“In town some people say that the Maya do not exist anymore. But if one goes to the surrounding communities one sees a different reality. Many Ch’ort’i still live there,”says Juan Manuel Peres, a longtime Ch’ort’i community leader. “Being Ch’ort’i does not depend on the colour of your skin or the way you dress. It is something you feel inside, in your heart. It is about sharing our worldview, our practices and beliefs.”

I visit Mr. Peres at home without prior notice but after putting on a clean shirt he gladly makes some time. His wife keeps busy doing the many household chores, his children alternate between playing around and curiously listening to what their father has to say.

Juan Peres denounces the marginalization of the Ch’ort’i the appropriation of their name for commercial purposes. “Others fill their pockets with our name and culture. We don’t see a dime from the revenue made from our ceremonial grounds, the famous ruins of Copán. The hotels, the restaurants, the municipality call themselves Maya-this or Ch’ort’i-that. Even the military police and mining company appropriated our name. Meanwhile so many of our people have nothing. Nothing to eat, nowhere to build our home, no land to grow our corn. Outside town people are suffering hunger”.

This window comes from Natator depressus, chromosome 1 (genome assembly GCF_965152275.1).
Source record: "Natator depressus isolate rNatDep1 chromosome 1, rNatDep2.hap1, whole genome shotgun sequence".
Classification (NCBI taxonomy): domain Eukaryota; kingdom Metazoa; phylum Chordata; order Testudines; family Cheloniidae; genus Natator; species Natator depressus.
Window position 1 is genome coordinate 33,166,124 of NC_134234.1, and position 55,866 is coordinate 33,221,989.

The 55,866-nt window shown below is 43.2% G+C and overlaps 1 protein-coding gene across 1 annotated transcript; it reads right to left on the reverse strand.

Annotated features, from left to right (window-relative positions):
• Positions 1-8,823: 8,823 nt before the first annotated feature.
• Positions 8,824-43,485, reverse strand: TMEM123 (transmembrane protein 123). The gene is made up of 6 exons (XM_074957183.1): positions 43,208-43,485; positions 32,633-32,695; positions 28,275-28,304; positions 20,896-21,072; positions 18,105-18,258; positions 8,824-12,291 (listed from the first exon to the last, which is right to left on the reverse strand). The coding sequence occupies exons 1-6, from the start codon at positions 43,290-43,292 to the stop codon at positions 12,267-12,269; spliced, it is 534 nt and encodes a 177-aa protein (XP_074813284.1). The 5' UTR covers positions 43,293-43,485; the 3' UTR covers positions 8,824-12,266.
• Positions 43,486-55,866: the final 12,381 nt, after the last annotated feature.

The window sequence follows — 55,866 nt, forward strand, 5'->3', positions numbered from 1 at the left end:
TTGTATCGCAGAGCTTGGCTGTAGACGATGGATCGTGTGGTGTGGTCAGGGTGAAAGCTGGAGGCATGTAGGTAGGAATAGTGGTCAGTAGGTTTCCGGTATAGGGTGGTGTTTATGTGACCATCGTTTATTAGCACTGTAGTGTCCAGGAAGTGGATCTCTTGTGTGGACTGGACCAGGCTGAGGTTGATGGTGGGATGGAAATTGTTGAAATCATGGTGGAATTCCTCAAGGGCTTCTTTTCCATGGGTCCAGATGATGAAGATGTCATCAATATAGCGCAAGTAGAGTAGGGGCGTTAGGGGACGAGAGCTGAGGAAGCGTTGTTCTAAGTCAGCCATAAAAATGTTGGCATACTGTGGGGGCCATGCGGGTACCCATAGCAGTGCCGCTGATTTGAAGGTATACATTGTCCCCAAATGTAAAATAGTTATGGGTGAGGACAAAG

Antonio Arras couldn’t agree more. Antonio is the coordinator of one of the two local Ch’ort’i political organizations, CONADIMCHH. He made some time for me on his free Sunday so I ran straight from the bus to the organization’s office, a simple room with two old computers and a fan. “Our culture became a business, we became an exhibition. One of the tourist attractions for example is a visit to a Ch’ort’i community, La Pintada, where little barefoot children with their corn-leaf dolls sing you the national anthem in our native language. Meanwhile there is no real acknowledgement of our culture, no indigenous representation in the local council or government support programs. Hardly any Mayans work in the local businesses that carry our name.” The lack of acknowledgement sometimes goes to extremes. “Every now and again we hear about studies, even from government institutions that aim to determine if we really are indigenous.”